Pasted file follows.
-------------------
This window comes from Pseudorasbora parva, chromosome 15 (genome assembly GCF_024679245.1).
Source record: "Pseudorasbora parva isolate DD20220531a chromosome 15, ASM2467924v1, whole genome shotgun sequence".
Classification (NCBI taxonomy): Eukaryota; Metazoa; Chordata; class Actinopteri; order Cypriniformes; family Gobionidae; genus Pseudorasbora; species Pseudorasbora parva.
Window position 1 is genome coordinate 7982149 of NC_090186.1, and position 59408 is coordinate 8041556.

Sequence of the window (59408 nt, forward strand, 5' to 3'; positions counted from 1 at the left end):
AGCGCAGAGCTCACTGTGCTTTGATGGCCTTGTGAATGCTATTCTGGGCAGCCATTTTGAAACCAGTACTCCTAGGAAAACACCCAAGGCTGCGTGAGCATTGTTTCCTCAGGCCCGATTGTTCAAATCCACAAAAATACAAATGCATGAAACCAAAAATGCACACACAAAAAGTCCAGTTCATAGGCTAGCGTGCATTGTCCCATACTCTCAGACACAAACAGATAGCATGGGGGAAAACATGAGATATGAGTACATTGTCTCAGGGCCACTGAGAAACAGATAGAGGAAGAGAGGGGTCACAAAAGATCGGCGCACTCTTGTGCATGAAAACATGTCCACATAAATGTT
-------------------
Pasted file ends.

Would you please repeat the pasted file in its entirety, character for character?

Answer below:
This window comes from Pseudorasbora parva, chromosome 15 (genome assembly GCF_024679245.1).
Source record: "Pseudorasbora parva isolate DD20220531a chromosome 15, ASM2467924v1, whole genome shotgun sequence".
Classification (NCBI taxonomy): Eukaryota; Metazoa; Chordata; class Actinopteri; order Cypriniformes; family Gobionidae; genus Pseudorasbora; species Pseudorasbora parva.
Window position 1 is genome coordinate 7982149 of NC_090186.1, and position 59408 is coordinate 8041556.

Sequence of the window (59408 nt, forward strand, 5' to 3'; positions counted from 1 at the left end):
AGCGCAGAGCTCACTGTGCTTTGATGGCCTTGTGAATGCTATTCTGGGCAGCCATTTTGAAACCAGTACTCCTAGGAAAACACCCAAGGCTGCGTGAGCATTGTTTCCTCAGGCCCGATTGTTCAAATCCACAAAAATACAAATGCATGAAACCAAAAATGCACACACAAAAAGTCCAGTTCATAGGCTAGCGTGCATTGTCCCATACTCTCAGACACAAACAGATAGCATGGGGGAAAACATGAGATATGAGTACATTGTCTCAGGGCCACTGAGAAACAGATAGAGGAAGAGAGGGGTCACAAAAGATCGGCGCACTCTTGTGCATGAAAACATGTCCACATAAATGTT